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Completion Backwards Principle

The Tubes Audio CD
4.5 out of 5 stars  See all reviews (11 customer reviews)

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Product details

  • Audio CD (14 Aug 2001)
  • Number of Discs: 1
  • Label: Bgo Records/Ka
  • ASIN: B000250XXW
  • Other Editions: Audio CD  |  Audio Cassette  |  MP3 Download
  • Average Customer Review: 4.5 out of 5 stars  See all reviews (11 customer reviews)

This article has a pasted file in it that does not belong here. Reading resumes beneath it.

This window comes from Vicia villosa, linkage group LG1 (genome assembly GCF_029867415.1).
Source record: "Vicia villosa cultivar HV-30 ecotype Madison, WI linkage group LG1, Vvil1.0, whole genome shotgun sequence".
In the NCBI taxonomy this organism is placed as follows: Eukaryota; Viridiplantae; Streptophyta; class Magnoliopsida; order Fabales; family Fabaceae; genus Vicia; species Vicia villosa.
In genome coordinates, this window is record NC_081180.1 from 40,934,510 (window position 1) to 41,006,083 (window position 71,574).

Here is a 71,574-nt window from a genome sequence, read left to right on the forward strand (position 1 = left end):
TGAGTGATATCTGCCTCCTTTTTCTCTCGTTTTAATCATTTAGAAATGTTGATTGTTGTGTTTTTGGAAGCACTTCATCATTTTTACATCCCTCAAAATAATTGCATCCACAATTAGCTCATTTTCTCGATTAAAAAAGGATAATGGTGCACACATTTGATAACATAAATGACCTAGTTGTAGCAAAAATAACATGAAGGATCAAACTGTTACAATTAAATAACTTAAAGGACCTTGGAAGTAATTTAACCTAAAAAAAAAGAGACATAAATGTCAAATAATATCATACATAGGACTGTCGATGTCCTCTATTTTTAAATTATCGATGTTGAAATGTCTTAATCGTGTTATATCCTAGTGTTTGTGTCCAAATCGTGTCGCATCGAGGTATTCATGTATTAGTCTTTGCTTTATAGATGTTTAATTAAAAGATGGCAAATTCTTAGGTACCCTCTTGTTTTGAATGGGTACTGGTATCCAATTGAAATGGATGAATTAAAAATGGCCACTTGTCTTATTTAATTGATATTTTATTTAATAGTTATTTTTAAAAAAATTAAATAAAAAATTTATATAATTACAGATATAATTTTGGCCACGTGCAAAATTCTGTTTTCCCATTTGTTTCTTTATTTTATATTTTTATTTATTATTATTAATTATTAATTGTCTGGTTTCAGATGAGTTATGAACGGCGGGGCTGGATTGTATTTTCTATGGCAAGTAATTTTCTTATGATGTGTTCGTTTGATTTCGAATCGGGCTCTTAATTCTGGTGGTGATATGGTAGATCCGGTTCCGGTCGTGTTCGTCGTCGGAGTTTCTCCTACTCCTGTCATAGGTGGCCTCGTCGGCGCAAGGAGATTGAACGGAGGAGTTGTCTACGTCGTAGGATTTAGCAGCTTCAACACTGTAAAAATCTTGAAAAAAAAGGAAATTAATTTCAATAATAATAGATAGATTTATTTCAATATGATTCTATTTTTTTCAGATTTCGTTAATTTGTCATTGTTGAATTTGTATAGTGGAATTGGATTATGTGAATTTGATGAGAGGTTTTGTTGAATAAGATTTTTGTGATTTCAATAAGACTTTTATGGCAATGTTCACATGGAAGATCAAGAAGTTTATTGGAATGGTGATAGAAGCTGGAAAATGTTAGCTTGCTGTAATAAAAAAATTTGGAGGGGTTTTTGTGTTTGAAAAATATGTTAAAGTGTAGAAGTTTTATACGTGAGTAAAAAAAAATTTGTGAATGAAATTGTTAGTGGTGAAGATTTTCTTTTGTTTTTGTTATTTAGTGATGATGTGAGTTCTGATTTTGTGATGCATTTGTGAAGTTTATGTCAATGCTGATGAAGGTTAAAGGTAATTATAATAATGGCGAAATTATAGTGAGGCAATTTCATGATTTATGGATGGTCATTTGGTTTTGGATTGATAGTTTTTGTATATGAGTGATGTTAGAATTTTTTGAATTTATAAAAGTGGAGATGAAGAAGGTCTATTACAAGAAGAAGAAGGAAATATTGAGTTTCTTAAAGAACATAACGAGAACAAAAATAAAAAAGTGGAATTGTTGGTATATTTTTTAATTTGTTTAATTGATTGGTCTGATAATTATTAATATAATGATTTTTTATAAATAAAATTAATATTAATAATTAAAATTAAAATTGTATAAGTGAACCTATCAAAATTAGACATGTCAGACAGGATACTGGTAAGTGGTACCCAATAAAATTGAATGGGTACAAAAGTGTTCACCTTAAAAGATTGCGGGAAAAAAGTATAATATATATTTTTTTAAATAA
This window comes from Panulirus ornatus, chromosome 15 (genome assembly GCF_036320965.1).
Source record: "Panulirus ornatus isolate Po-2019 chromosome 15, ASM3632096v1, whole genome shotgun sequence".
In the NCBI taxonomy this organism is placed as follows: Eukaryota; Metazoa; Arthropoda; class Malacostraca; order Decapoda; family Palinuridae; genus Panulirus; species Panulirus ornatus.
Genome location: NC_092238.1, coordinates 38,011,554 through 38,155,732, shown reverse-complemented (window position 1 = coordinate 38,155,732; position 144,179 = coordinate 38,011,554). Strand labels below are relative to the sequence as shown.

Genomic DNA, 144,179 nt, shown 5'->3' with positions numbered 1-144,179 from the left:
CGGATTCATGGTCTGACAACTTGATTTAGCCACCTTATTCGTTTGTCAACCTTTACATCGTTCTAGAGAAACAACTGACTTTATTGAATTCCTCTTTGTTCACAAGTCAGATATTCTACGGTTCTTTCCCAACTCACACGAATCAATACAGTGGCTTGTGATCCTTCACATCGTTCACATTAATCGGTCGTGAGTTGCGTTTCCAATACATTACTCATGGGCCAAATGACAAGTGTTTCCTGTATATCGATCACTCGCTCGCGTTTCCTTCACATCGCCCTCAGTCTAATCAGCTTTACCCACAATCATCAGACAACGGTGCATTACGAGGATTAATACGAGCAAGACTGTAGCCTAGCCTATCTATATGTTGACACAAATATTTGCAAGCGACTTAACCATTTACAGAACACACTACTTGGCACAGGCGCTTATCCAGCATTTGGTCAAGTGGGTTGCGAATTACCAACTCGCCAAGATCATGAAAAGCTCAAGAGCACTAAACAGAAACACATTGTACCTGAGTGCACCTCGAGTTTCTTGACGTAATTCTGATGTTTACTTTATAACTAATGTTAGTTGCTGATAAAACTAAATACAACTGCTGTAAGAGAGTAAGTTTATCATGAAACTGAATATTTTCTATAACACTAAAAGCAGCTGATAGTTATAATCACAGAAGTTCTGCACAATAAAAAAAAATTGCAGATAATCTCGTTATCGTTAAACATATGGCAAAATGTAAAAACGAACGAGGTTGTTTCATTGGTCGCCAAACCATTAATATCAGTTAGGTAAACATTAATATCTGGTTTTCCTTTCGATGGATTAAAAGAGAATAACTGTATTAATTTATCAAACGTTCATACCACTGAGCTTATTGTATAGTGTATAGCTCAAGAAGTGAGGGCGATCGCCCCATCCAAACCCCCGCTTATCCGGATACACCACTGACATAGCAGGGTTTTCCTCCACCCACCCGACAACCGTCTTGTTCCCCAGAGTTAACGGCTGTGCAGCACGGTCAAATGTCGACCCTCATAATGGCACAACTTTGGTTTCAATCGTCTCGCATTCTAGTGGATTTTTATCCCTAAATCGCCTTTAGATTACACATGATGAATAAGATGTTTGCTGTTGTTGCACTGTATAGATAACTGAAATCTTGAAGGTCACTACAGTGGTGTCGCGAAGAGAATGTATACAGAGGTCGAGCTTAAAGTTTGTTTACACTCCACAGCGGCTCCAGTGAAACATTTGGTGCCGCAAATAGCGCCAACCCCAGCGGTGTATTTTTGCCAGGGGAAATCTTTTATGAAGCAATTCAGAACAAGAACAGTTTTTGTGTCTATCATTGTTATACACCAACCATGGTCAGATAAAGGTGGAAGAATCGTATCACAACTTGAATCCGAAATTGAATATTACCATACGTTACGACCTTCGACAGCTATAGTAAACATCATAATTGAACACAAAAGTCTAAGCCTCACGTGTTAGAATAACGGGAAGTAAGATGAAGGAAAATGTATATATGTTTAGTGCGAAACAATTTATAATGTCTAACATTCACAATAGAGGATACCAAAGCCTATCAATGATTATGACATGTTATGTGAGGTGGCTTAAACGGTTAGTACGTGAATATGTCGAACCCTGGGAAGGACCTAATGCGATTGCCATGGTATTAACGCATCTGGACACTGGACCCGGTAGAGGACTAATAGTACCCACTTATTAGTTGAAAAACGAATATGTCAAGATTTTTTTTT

• Amazon Bestsellers Rank: 1,538,138 in Music (See Top 100 in Music)

Product Description

CD Description

Classic sixth studio album, first released in 1981.

Customer Reviews

4.5 out of 5 stars
4.5 out of 5 stars
Most Helpful Customer Reviews
13 of 13 people found the following review helpful
4.0 out of 5 stars Commercial Tubes - but still Tubesque! 18 Jan 2000
Format:Audio CD